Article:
Dove Farms stollen

This German speciality bread, made for the Christmas season, is rich with rum-soaked fruits and is wrapped around a marzipan filling. The folded shape of the dough over the marzipan is meant to represent the baby Jesus wrapped in swaddling clothes (who knew!).

I recommend this recipe from Dove Farms, which produced a beautiful Stollen bread. I’ve never seen presses mentioned in a bread making recipe before, but it’s an effective way of communicating how much you should knead the dough at each step. I might adopt this reference going forwards in recipes that I write! The other technique that I learnt from this recipe is that when making a fruited loaf it’s good to press any exposed fruits into the dough before baking, to prevent them catching and burning.


Makes 1 large stollen or 2 smaller breads

  • 100g sultanas
  • 50g currants
  • 50g mixed peel
  • 25g flaked almonds
  • ¼ tsp vanilla extract
  • 1 tsp lemon, grated rind
  • 3 tbsp dark rum or apple juice
  • 250g strong white bread flour
  • 2 tsp easy blend dried yeast
  • 50g caster sugar
  • ¼ tsp ground nutmeg
  • 150ml tepid milk
  • 2 tbsp lemon juice
  • 50g butter, softened
  • 50g butter, melted
  • 200g marzipan
  • 50g icing sugar


  1. Weigh the sultanas, currants, mixed peel, almonds, vanilla extract, grated lemon rind and rum into a bowl, stir, then cover and leave to stand overnight.
  2. Put the flour, yeast, sugar and nutmeg into a bowl and blend them together.
  3. Stir in the milk followed by lemon juice then, using your hands, gather everything together to form a doughy mass.
  4. Knead the dough, in the bowl, for 25 presses.
  5. Add the softened butter and knead for 50 presses to make a dough.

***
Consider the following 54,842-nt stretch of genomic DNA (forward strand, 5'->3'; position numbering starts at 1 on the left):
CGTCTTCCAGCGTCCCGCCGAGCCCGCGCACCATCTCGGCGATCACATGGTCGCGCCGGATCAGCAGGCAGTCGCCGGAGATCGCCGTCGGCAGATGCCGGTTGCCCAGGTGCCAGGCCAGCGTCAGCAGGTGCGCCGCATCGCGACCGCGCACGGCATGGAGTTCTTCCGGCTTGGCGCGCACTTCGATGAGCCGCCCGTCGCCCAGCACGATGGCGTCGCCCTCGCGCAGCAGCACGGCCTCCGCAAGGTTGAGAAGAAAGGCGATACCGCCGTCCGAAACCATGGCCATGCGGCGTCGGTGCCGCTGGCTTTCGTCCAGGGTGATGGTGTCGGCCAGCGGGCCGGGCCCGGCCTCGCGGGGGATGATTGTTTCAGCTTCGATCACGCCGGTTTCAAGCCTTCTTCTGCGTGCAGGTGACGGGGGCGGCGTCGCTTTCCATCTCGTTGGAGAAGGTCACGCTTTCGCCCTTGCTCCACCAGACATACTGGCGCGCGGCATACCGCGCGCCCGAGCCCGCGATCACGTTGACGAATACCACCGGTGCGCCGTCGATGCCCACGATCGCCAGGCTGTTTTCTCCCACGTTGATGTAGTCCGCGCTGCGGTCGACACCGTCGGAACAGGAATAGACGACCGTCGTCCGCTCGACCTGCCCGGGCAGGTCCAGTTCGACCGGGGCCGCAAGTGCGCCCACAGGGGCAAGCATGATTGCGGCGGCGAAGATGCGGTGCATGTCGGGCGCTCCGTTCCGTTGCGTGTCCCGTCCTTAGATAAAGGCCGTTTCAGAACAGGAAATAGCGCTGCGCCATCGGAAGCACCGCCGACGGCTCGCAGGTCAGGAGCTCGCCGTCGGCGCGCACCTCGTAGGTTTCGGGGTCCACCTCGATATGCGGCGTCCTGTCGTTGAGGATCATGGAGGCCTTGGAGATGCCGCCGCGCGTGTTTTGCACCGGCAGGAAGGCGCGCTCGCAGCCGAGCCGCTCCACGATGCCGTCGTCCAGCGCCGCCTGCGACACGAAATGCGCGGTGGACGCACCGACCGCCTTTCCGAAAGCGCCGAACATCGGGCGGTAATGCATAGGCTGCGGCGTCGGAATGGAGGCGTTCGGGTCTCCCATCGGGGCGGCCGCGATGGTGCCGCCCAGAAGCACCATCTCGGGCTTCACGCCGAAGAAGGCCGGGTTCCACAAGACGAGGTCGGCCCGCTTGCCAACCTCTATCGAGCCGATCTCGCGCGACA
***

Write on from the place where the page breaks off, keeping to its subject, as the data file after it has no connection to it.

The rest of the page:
6. Invert another bowl over the dough bowl and leave it in a warm place for the dough to double in size, which will take about two hours.
  7. Gently melt the butter and rub a little around the inside of a large baking tray.
  8. Knead the dough for 75 presses.
  9. Stir the prepared soaking fruit, add it to the dough and knead until combined.
  10. For one stollen, shape the dough into an oval 25cm/10” x 12½cm/5”. For two stollens, cut the dough in half and shape each into a 20cm/8” x 10/4” oval.
  11. Roll the marzipan into a 25cm/10” cylinder or two 20cm/8” cylinders.
  12. Place the larger cylinder in the middle of the larger dough or the smaller ones on the smaller dough.
  13. Moisten the edges of the dough with water and draw them up around the marzipan pinching the dough to make a seal.
  14. Place the stollen(s) on the prepared baking tray, pressing any exposed fruits back into the dough.
  15. Brush the outside of the stollen with some of the melted butter.
  16. Cover the cakes with a clean tea towel and leave it in a warm place for 1 hour.
  17. Pre-heat the oven to 180°C / 160°C fan, 350°F, Gas Mark 4  
  18. Bake for 35 – 40 minutes.
  19. Remove the cake from the oven and carefully brush all over with the remaining melted butter.
  20. Sieve the icing sugar over all sides of the cake and leave to cool.
  21. When cold wrap the stollen and keep it in a tin or a cool place.
One of the stollen loaves, post bake
Slices of stollen ready to be added to family and friends’ gift boxes for Christmas!

Stollen Attempt 1

Dear readers, I have to confess that the results featured above from the Dove Farms recipe was my second attempt at making Stollen. I had a major disaster with my first attempt! I plucked a recipe from one of the baking books I own, which was accompanied by a very attractive image. That looks beautiful, I’ll give that a go! I thought, confident that I could replicate similar results.

‘Step 1 – mix raisins, mixed peel and almonds with the rum, and leave to soften overnight.’ So far, so good.

Returning to the soaked dried fruit and nuts the following day and following the second step in the recipe was where things started to come unstuck.

‘Step 2 – mix together 200g flour with milk, yeast and honey, knead to a dough, then dust with 1 tablespoon of the remaining flour. Leave to rise in a warm place for 30 minutes or until the surface of the dough splits.’

I dutifully followed the recipe, only to stare perplexed at the resulting mixture. Runny, sloppy, sticky…how am I meant to knead this into a dough?? I asked myself. Undeterred, I tipped the mixture out of the bowl onto the counter and attempted to bring it together. I make bread on a weekly basis, and know what a kneadable dough should look like. There was nothing remotely kneadable about the puddle of pale yellow liquid spread all over the counter.